musings, thoughts, and writings of Barbara W. Klaser

March 27, 2009

Crane flies and a flying cat

We have crane flies like crazy here right now. I’ve always called them mosquito hawks, but apparently they don’t eat mosquitoes (and we’ve already had a few of those).

Tara’s pretty good at catching bugs. She loves to chase the crane flies that get into the house. I’m not sure which is worse, though, pesky crane flies, or a flying cat. She’ll leap, climb, or fly wherever in the house she needs to go in order to catch one. She got so busy hunting them a few nights ago that she didn’t even eat the chicken I gave her. They must be very tasty bugs.

Fortunately I stowed most of our breakables away when she was smaller, because now she’s a force to be reckoned with when she goes flying through the house after a bug. It’s almost like having a monkey on the premises. An eight-pound fur ball flying at you is no laughing matter. She proved that a few days ago when she knocked over my office chair. I wasn’t in it, I just came running when I heard the crash from the other room, and found the chair lying on its back on the floor with one of its adjustment knobs broken off. I think it had something to do with a running, flying leap into it from front to back. A few days later she tried to knock me over, seated in the chair, with an unbelievably football-like tackle for one so small. No claws were used, it was all in fun, of course, but what a cat. I think her Siamese is showing.

Mice beware. Do not enter here.

— Barbara @ rudimentary 11:57 am PST, 03/27/09

October 16, 2008

Dry weather musings

It’s dry here, desert dry, with humidity in the teens. When it’s hot and dry like this, black widow spiders come out to catch droplets of water from the hose, as the sprinkles shift strands of their webs in the rock wall in the lower back yard.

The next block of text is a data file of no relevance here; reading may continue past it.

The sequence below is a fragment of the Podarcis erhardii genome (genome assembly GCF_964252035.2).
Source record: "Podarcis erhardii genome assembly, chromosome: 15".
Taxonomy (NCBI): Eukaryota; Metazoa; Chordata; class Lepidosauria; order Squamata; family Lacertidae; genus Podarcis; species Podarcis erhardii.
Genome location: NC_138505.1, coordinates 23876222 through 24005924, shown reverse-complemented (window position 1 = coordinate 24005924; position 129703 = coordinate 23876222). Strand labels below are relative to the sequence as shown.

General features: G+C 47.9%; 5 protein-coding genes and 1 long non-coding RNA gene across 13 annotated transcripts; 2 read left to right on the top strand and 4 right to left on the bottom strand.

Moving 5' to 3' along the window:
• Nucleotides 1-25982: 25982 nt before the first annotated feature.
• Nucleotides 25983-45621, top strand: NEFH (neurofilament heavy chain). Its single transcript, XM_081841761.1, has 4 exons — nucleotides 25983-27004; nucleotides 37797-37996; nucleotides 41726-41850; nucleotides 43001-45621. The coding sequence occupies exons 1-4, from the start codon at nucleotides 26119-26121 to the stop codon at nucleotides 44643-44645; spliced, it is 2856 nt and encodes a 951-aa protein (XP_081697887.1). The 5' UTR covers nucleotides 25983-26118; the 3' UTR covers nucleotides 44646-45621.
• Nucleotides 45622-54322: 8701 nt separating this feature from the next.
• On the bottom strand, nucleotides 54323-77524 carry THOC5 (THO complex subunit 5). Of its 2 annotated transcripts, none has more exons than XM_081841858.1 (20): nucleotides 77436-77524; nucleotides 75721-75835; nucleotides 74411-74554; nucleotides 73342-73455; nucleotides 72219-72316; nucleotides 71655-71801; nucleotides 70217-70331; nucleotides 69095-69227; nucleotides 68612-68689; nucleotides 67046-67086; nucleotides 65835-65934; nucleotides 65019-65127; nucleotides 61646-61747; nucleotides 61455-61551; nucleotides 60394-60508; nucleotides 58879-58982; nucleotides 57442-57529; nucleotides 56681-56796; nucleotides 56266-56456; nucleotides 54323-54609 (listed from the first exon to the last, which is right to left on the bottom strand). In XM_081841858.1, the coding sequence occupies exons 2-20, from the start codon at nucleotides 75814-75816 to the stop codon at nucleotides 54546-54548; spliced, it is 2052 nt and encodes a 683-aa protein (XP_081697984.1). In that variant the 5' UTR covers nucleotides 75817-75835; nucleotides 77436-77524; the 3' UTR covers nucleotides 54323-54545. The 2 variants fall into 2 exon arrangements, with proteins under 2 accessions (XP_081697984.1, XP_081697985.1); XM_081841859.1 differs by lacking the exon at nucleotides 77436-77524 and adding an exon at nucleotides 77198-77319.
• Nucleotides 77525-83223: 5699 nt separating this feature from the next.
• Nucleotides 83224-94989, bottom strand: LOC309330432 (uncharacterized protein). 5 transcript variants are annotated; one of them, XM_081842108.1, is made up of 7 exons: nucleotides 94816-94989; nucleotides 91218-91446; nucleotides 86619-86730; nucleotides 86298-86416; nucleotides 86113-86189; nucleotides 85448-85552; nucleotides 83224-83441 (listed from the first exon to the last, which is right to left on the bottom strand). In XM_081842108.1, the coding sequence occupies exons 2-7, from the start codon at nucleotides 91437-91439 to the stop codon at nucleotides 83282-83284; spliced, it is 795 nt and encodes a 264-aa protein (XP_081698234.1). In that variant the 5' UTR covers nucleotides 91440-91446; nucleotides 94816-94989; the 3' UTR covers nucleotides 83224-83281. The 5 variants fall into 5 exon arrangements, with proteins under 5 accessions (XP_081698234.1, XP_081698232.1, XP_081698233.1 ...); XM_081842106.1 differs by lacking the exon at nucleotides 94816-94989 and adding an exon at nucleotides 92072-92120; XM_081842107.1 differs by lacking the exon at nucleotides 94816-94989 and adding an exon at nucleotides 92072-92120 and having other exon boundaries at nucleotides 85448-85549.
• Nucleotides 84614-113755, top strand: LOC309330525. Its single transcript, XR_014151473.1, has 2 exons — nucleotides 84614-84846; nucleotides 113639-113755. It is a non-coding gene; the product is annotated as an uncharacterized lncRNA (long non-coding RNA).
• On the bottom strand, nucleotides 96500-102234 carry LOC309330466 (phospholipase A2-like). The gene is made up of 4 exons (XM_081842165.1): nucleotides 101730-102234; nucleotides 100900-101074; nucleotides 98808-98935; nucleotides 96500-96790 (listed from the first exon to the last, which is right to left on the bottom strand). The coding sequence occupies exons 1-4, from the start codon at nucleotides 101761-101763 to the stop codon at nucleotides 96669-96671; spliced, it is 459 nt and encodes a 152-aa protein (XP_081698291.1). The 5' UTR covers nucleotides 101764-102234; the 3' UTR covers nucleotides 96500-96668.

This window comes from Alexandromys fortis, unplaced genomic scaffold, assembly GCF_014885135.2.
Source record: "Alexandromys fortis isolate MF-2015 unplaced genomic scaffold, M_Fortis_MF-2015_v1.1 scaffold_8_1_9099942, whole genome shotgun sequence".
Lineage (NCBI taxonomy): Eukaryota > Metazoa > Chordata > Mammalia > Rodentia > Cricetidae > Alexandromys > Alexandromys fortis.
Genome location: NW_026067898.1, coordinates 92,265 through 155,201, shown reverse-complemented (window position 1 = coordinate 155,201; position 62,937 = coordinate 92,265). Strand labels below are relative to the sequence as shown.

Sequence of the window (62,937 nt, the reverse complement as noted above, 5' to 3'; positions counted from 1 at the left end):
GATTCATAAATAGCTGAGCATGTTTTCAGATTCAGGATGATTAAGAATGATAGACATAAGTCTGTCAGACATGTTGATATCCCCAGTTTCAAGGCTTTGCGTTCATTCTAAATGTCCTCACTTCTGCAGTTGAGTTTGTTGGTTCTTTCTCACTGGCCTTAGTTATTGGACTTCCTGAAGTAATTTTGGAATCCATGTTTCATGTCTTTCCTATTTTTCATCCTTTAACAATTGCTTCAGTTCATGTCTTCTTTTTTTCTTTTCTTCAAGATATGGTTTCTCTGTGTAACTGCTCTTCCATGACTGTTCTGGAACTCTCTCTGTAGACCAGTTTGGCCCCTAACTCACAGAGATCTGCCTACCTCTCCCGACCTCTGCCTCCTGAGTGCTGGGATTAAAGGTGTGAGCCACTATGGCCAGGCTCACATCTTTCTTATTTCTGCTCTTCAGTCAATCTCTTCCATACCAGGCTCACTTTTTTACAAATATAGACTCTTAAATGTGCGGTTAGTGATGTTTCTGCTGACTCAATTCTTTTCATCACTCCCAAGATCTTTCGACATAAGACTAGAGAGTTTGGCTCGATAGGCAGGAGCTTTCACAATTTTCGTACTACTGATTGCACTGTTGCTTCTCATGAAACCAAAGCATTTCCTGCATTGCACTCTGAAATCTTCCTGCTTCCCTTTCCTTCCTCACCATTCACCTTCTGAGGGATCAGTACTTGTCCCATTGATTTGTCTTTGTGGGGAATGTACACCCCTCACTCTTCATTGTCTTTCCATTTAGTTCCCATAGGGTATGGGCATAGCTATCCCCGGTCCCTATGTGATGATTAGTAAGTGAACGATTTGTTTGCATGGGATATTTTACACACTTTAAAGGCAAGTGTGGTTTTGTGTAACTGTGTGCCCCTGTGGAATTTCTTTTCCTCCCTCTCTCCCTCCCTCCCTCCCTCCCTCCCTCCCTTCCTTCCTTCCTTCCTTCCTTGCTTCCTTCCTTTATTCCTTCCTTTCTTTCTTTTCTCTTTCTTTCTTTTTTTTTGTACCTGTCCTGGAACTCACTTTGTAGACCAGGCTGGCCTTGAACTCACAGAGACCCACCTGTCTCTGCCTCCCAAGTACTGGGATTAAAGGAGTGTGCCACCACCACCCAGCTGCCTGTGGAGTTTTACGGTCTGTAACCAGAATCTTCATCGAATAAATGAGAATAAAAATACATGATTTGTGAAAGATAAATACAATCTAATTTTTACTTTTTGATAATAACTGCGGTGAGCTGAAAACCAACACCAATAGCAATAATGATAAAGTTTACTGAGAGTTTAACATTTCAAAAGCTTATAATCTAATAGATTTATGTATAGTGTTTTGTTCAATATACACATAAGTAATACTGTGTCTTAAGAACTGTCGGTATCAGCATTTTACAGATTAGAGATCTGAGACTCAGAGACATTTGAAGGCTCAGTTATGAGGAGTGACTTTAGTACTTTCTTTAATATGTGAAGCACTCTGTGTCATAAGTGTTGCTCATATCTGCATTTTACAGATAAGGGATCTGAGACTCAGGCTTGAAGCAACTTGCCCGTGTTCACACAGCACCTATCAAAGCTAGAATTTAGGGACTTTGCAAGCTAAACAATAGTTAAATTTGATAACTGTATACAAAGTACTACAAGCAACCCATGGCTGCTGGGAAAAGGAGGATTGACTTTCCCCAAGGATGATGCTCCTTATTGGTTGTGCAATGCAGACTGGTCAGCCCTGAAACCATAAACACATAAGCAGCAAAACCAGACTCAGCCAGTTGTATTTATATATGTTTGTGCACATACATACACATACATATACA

The other night, a few miles away, people were evacuated because of a brush fire threatening homes, an untimely reminder of last October and our four-day evacuation. I slept lightly, when I slept at all that night, worried we’d get a reverse 911 call, should the Santa Ana winds shift. Now that fire is well contained, and the sky is blue. Yesterday some high, wispy clouds stretched thin feathers across it, so high up we didn’t feel any moisture from them. At least they were pretty to look at.

The cat keeps getting charged up with static electricity when she plays. Then she touches me, gets a shock, and thinks I’m being unreasonable. But she’s a forgiving soul. As soon as the air conditioner chills her, she decides some lap time might be in order. Tara’s coat, which has fluffed out again after a few months in which we thought she’d grow up to be a shorter haired cat, now suffers from static cling, crackling close to her body as I stroke it. Her glorious, bushy tail picks up everything. It’s better than a feather duster.

Last night she cozied up to Barack Obama during the debate. I had the little desktop TV on, and she sat right in front of him, blocking my view, gently patting his face now and then. She completely ignored John McCain. I think Tara has cast her vote.